A simple solution to inheritance tax

A letter in the FT responding to my thoughts on replacing inheritance tax (IHT) with an income tax on the recipients has what looks like rather a good idea in it. Why not allow pension pots to be transferred free of inheritance tax, says reader Roy Watson.

When the benefits from the pots were withdrawn, they would then (obviously) be taxed at the marginal income tax rate of the recipient. This would allow today’s well-off baby boomers to help the younger generation, but also leave pension money invested “for the benefit of the economy” for longer than would otherwise be the case.



I like this idea enormously, but I would also say that no legislation is likely to be required for it. Why? Right now, pensions can be passed down subject to a tax payment of 55%. However, that’s under discussion and I imagine it will soon be aligned with IHT in general (at 40%).

Once that is done, anyone receiving a pension as an inheritance would effectively be able to make a large percentage of it into tax-free pension savings anyway (as they can with any other inheritance).

Having paid IHT at the moment – or income tax/gift tax under my new system – they can then roll much of it immediately into a pension and get an income tax rebate. You can also roll up your annual allowance (currently £40,000) for three years if you like.

So, say you inherit £500,000 today. £120,000 can go into a pension straight away (assuming you aren’t already saving into a pension), and then another £40,000 can every year after. There is, therefore, already a huge tax incentive to make an inheritance into a pension.

We are constantly tempted to fiddle with our system of taxes and allowances. But more often than not, the answer is surely to simplify rather than to complicate.

 

  • Tax slave

    Dear Merryn,

    It is not “we” who are “constantly tempted to fiddle with our system of taxes and allowances”. But those clowns in Westminster who seem to delight in making tax taxing, excruciatingly complex, and beyond the understanding of the common man, with great helpings of fiscal drag and other inequitable consequences. However I strongly endorse your final sentence on simplification, and the thrust of the article.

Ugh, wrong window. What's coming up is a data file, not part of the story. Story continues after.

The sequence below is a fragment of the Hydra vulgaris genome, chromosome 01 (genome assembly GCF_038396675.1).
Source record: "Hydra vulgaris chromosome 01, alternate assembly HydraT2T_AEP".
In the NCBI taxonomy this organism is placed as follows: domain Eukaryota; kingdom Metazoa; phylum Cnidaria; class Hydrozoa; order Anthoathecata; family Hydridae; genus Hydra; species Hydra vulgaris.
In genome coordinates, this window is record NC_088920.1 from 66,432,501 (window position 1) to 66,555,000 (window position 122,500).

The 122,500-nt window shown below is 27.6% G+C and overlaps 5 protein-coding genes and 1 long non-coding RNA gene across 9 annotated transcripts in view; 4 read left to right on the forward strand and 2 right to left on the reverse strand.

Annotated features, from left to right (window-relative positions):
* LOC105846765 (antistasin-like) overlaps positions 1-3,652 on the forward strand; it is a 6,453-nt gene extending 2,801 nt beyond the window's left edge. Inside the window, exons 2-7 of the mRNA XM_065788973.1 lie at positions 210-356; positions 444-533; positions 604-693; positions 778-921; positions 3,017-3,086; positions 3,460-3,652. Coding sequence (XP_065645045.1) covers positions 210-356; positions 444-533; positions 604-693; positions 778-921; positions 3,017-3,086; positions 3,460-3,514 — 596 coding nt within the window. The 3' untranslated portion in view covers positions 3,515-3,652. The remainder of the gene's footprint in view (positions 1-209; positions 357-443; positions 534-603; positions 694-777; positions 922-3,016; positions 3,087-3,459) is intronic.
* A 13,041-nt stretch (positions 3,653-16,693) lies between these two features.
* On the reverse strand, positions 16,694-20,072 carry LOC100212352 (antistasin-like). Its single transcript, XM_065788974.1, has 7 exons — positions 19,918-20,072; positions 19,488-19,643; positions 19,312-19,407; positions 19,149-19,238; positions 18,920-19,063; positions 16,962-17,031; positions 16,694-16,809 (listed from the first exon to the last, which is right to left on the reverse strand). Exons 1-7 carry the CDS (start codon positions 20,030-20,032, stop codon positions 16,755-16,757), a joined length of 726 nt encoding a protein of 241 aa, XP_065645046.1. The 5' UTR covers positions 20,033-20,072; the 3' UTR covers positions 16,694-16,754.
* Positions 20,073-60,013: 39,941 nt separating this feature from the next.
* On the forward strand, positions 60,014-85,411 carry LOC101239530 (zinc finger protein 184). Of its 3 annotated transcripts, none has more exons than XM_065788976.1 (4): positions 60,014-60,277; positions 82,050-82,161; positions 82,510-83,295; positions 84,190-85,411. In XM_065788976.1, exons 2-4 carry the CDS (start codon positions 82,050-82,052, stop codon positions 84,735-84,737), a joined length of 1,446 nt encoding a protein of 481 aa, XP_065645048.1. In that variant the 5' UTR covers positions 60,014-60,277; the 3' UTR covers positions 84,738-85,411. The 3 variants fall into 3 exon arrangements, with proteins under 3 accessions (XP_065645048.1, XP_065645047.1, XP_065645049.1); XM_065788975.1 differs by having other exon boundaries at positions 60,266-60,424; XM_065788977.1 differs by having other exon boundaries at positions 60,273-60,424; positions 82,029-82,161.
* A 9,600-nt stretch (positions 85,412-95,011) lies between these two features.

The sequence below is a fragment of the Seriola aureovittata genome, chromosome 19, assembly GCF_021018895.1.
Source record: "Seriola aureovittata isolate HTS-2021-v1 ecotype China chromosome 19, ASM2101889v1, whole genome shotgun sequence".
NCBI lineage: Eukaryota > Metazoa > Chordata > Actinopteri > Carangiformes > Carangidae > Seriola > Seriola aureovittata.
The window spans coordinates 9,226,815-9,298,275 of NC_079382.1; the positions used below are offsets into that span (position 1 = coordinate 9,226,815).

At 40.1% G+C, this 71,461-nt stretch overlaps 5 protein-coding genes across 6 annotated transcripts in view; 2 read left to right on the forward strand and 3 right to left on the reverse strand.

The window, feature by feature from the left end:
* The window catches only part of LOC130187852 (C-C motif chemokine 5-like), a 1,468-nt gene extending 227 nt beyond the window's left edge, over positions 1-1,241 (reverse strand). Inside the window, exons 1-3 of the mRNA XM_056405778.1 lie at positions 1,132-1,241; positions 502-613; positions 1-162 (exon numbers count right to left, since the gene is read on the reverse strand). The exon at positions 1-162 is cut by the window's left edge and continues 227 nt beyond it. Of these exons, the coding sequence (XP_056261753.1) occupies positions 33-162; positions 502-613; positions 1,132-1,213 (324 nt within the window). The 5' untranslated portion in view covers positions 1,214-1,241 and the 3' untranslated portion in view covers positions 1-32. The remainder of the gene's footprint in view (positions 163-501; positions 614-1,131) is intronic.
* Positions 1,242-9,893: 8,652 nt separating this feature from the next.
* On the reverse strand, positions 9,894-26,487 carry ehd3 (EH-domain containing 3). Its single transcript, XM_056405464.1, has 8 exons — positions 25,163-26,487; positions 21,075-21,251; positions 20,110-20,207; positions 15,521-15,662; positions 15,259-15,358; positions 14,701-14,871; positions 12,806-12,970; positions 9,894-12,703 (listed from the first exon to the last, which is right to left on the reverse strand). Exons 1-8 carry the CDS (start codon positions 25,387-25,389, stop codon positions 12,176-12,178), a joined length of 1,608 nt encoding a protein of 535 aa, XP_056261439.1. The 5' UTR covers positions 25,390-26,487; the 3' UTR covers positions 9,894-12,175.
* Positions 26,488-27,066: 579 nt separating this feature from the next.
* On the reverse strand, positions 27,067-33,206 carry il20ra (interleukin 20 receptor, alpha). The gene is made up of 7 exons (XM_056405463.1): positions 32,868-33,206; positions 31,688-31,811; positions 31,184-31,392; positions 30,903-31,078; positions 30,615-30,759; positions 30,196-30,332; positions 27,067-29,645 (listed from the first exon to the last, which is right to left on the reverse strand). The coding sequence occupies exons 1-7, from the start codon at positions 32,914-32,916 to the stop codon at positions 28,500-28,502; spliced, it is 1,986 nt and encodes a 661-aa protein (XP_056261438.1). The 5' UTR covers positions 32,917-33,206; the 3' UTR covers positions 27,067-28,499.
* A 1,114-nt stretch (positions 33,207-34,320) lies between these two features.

• Cicero

    All this talk of IHT. It has always been a voluntary tax. Those that pay it (in the words of the late Roy Jenkins) are “Those who trust HMRC more than their family”.

    The real issue is the overall burden of tax in the UK. As at last November the top marginal rate of income tax was 58 per cent, the highest in the developed world. (It has come down very slightly since). No wonder we are losing mobile high earners with rates like that.

    Traditional UK families pay the highest taxes in the world because Britain is one of only two key economies not to recognise marriage in the tax system (The other is Mexico).

    A typical family with 2 children in which one parent remains at home faces a marginal effective tax rate of up to 73% through a combination of various levies, stealth taxes and loss of benefits. (Research by Christian Action Research & Education). This typical family faces a tax burden that is 42% higher than the OECD average.

    Now compare this to what we actually get for all this tax – precious little. Our State Pension (according to an OECD Review in December 2013) is the second lowest pension replacement for a median earning worker. (Basic +S2P) = 32.6%. Only Mexico is worse @ 28.5%

    But under the forthcoming single tier system the UK income replacement rate will fall to 21%. Even full Auto Enrolment (at 8%) might only bring us to OECD average. (‘Might’ – because of investment risk). And of course our Government’s great panacea is this Auto Enrolment – basically an additional tax.

    The problem is of course manifest – we just don’t have those in Government that can govern. And little wonder – they are for the most part professional politicians, who have run little other than their bath before getting into power.

  • NeutronWarp9

    Nobody likes paying taxes and so what is the solution? Be a happy clapper and call for a few taxes to be abolished: IHT, CGT, business rates, etc. But all that happens – quelle surprise – is that the retained tax rates are increased to maintain or increase the yield from the taxes retained.
    There may be different winners and losers after changes are enacted but essentially you can only tax those that have assets to tax, but this is rather more practical and dare I say fairer than taxing those that have nothing.
    In a similar happy clapper and futile vein, I propose we change back to the Julian calendar so that we can get our purloined days back!

Merryn

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